We're frequently, frequently, accused of being too NewYorky here at America magazine, what with all of our "Of Many Things" columns about New York and its environs, and occasional mention of events that happen at, or visitors who frequent, America House, our office-cum-residence. One letter stands out for me over the years. One reader wrote, "Why don't you just get it over with and change the name of your magazine to 'Manhattan.'?" So we are diligent in trying not to be too NewYorky.
On the other hand, sometimes it's hard to ignore what's going on around the corner. Case in point: the Church of St. Francis Xavier (oh, a Jesuit church--and we're also accused of being too "Jesuity") is undergoing a dramatic transformation. Formerly crepuscular and even, well, down at the heels, the landmark church, contiguous to Xavier High School in the Chelsea neighborhood of the city that will remain unnamed here has, over the past few months, emerged from its chrysalis and is restored not even to its former glory but a glory that, thanks to lighting, it probably never had. The parish itself is a vibrant, multiethnic, welcoming parish that has long been a magnet for Catholics from all over New York. Anyway, it's so exciting (and I'm not being paid to say this) that I wanted to share these photos with you of the apse, which had been a gloomy affair until last year. More photos of the fascinating process are here on their website and even nicer ones, which capture the warm creamy tones of the new church, are here on their Facebook page.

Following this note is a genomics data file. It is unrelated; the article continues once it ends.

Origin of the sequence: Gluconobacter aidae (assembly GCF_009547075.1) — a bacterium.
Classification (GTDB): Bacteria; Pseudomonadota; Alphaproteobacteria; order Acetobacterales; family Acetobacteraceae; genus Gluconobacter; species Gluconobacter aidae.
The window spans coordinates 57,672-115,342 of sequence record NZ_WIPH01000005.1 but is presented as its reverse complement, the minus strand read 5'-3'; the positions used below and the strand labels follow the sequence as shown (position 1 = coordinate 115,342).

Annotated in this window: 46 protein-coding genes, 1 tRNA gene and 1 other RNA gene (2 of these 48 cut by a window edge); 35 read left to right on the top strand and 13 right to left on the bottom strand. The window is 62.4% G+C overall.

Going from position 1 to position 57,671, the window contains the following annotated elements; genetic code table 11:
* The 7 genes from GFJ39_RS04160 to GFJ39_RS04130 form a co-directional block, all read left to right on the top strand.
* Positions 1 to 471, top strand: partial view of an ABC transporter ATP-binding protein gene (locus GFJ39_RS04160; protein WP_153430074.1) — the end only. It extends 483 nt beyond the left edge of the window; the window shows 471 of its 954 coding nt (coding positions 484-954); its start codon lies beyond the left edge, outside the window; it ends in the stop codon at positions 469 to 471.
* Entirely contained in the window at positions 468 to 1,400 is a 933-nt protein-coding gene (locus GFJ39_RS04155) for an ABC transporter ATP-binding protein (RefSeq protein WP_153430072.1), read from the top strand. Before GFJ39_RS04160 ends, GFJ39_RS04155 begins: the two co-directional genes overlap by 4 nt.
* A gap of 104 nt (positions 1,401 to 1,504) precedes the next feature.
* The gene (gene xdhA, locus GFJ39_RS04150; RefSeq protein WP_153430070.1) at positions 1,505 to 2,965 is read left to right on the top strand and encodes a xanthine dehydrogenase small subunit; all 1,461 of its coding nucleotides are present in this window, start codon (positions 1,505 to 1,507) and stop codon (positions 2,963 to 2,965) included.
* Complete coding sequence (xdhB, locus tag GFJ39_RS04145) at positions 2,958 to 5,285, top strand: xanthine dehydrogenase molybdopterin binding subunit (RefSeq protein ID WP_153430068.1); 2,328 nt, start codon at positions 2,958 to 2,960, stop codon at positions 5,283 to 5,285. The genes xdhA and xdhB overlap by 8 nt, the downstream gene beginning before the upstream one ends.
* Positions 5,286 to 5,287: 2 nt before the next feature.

Drop by the next time you're in, um, that city where we work.
James Martin, SJ